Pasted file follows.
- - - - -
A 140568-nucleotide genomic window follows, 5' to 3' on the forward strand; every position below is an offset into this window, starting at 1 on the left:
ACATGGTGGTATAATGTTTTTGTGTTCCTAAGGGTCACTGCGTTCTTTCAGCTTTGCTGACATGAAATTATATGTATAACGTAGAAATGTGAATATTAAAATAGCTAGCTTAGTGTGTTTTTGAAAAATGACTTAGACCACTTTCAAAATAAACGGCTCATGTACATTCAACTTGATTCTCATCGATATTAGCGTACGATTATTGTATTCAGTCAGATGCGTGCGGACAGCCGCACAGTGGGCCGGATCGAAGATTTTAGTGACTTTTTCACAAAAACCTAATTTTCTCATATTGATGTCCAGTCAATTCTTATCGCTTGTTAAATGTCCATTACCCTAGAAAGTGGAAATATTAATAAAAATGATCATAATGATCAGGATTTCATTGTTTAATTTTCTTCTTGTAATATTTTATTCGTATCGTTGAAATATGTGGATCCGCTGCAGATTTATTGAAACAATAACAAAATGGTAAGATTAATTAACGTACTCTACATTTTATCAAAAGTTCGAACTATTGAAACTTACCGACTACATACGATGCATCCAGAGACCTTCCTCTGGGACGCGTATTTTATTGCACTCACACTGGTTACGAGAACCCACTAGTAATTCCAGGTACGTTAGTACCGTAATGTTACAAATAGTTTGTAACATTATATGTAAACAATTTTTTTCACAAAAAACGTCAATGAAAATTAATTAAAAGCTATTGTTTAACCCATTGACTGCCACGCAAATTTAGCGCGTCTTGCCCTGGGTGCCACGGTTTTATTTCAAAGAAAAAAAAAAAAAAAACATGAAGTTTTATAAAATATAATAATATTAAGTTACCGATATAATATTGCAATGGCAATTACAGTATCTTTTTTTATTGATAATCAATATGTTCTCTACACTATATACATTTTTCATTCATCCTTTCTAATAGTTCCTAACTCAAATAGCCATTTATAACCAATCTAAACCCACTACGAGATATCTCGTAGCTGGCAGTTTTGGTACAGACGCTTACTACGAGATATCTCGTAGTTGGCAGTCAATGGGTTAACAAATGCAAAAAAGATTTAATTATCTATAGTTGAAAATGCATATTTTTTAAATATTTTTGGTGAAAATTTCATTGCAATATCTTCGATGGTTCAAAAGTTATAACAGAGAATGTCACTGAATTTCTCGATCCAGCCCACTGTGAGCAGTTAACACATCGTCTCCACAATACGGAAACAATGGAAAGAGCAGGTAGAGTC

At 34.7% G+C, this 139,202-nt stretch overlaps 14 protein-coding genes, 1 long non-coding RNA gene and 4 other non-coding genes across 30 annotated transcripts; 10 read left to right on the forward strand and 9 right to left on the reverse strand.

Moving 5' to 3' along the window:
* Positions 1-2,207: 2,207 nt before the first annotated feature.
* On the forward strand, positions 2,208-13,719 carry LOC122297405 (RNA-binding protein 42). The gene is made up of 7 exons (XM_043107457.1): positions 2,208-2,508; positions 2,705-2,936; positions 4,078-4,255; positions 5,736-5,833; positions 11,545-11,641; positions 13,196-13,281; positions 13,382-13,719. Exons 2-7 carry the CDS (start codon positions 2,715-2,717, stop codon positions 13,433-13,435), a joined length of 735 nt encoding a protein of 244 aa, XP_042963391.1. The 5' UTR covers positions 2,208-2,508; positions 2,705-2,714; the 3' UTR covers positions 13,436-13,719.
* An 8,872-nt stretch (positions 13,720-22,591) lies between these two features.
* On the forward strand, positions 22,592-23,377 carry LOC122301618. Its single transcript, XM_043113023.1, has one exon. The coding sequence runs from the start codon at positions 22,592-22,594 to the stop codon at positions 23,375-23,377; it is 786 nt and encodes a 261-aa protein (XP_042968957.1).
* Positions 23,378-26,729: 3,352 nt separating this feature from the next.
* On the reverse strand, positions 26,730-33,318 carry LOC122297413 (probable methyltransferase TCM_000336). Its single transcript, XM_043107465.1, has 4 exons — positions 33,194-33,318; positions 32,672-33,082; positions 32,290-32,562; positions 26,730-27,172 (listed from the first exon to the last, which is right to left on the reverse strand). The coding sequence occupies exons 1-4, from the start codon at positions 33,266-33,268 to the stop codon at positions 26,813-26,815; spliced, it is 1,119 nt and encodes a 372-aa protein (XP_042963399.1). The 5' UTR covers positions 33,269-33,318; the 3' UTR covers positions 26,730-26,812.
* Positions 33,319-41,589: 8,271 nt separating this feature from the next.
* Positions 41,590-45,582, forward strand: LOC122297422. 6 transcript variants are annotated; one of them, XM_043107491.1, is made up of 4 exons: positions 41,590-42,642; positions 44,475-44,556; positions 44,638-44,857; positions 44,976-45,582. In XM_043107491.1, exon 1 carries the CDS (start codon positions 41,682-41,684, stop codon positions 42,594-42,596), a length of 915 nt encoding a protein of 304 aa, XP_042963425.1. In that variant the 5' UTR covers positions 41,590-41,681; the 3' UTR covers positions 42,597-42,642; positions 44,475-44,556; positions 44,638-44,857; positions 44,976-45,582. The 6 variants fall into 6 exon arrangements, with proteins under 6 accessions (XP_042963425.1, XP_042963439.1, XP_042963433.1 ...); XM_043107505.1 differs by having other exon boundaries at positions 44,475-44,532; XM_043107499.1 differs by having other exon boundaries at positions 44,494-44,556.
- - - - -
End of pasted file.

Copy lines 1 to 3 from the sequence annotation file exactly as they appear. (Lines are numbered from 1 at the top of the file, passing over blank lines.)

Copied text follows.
A 140568-nucleotide genomic window follows, 5' to 3' on the forward strand; every position below is an offset into this window, starting at 1 on the left:
ACATGGTGGTATAATGTTTTTGTGTTCCTAAGGGTCACTGCGTTCTTTCAGCTTTGCTGACATGAAATTATATGTATAACGTAGAAATGTGAATATTAAAATAGCTAGCTTAGTGTGTTTTTGAAAAATGACTTAGACCACTTTCAAAATAAACGGCTCATGTACATTCAACTTGATTCTCATCGATATTAGCGTACGATTATTGTATTCAGTCAGATGCGTGCGGACAGCCGCACAGTGGGCCGGATCGAAGATTTTAGTGACTTTTTCACAAAAACCTAATTTTCTCATATTGATGTCCAGTCAATTCTTATCGCTTGTTAAATGTCCATTACCCTAGAAAGTGGAAATATTAATAAAAATGATCATAATGATCAGGATTTCATTGTTTAATTTTCTTCTTGTAATATTTTATTCGTATCGTTGAAATATGTGGATCCGCTGCAGATTTATTGAAACAATAACAAAATGGTAAGATTAATTAACGTACTCTACATTTTATCAAAAGTTCGAACTATTGAAACTTACCGACTACATACGATGCATCCAGAGACCTTCCTCTGGGACGCGTATTTTATTGCACTCACACTGGTTACGAGAACCCACTAGTAATTCCAGGTACGTTAGTACCGTAATGTTACAAATAGTTTGTAACATTATATGTAAACAATTTTTTTCACAAAAAACGTCAATGAAAATTAATTAAAAGCTATTGTTTAACCCATTGACTGCCACGCAAATTTAGCGCGTCTTGCCCTGGGTGCCACGGTTTTATTTCAAAGAAAAAAAAAAAAAAAACATGAAGTTTTATAAAATATAATAATATTAAGTTACCGATATAATATTGCAATGGCAATTACAGTATCTTTTTTTATTGATAATCAATATGTTCTCTACACTATATACATTTTTCATTCATCCTTTCTAATAGTTCCTAACTCAAATAGCCATTTATAACCAATCTAAACCCACTACGAGATATCTCGTAGCTGGCAGTTTTGGTACAGACGCTTACTACGAGATATCTCGTAGTTGGCAGTCAATGGGTTAACAAATGCAAAAAAGATTTAATTATCTATAGTTGAAAATGCATATTTTTTAAATATTTTTGGTGAAAATTTCATTGCAATATCTTCGATGGTTCAAAAGTTATAACAGAGAATGTCACTGAATTTCTCGATCCAGCCCACTGTGAGCAGTTAACACATCGTCTCCACAATACGGAAACAATGGAAAGAGCAGGTAGAGTC

At 34.7% G+C, this 139,202-nt stretch overlaps 14 protein-coding genes, 1 long non-coding RNA gene and 4 other non-coding genes across 30 annotated transcripts; 10 read left to right on the forward strand and 9 right to left on the reverse strand.